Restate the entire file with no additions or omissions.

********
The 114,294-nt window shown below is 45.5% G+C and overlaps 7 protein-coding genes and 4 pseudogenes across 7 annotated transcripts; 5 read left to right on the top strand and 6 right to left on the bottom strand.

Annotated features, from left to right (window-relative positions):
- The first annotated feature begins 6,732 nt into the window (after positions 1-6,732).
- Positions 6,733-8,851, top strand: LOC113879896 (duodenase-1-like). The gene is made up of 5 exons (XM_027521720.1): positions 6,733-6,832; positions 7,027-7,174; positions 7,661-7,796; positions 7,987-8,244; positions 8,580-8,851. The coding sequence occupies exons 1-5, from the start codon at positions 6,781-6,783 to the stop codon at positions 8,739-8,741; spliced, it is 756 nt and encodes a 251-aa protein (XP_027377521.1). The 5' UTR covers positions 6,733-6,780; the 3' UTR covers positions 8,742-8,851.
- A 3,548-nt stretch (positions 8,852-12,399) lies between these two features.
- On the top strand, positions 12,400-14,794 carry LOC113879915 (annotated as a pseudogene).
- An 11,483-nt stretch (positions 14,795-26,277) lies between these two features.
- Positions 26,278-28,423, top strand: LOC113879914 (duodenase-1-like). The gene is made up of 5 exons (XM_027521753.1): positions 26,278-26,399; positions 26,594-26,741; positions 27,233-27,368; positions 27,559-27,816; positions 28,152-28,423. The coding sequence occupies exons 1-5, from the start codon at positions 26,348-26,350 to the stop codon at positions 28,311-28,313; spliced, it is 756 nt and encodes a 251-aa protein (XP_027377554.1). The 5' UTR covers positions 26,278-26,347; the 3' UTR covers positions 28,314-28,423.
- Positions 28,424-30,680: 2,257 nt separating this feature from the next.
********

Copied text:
The 114,294-nt window shown below is 45.5% G+C and overlaps 7 protein-coding genes and 4 pseudogenes across 7 annotated transcripts; 5 read left to right on the top strand and 6 right to left on the bottom strand.

Annotated features, from left to right (window-relative positions):
- The first annotated feature begins 6,732 nt into the window (after positions 1-6,732).
- Positions 6,733-8,851, top strand: LOC113879896 (duodenase-1-like). The gene is made up of 5 exons (XM_027521720.1): positions 6,733-6,832; positions 7,027-7,174; positions 7,661-7,796; positions 7,987-8,244; positions 8,580-8,851. The coding sequence occupies exons 1-5, from the start codon at positions 6,781-6,783 to the stop codon at positions 8,739-8,741; spliced, it is 756 nt and encodes a 251-aa protein (XP_027377521.1). The 5' UTR covers positions 6,733-6,780; the 3' UTR covers positions 8,742-8,851.
- A 3,548-nt stretch (positions 8,852-12,399) lies between these two features.
- On the top strand, positions 12,400-14,794 carry LOC113879915 (annotated as a pseudogene).
- An 11,483-nt stretch (positions 14,795-26,277) lies between these two features.
- Positions 26,278-28,423, top strand: LOC113879914 (duodenase-1-like). The gene is made up of 5 exons (XM_027521753.1): positions 26,278-26,399; positions 26,594-26,741; positions 27,233-27,368; positions 27,559-27,816; positions 28,152-28,423. The coding sequence occupies exons 1-5, from the start codon at positions 26,348-26,350 to the stop codon at positions 28,311-28,313; spliced, it is 756 nt and encodes a 251-aa protein (XP_027377554.1). The 5' UTR covers positions 26,278-26,347; the 3' UTR covers positions 28,314-28,423.
- Positions 28,424-30,680: 2,257 nt separating this feature from the next.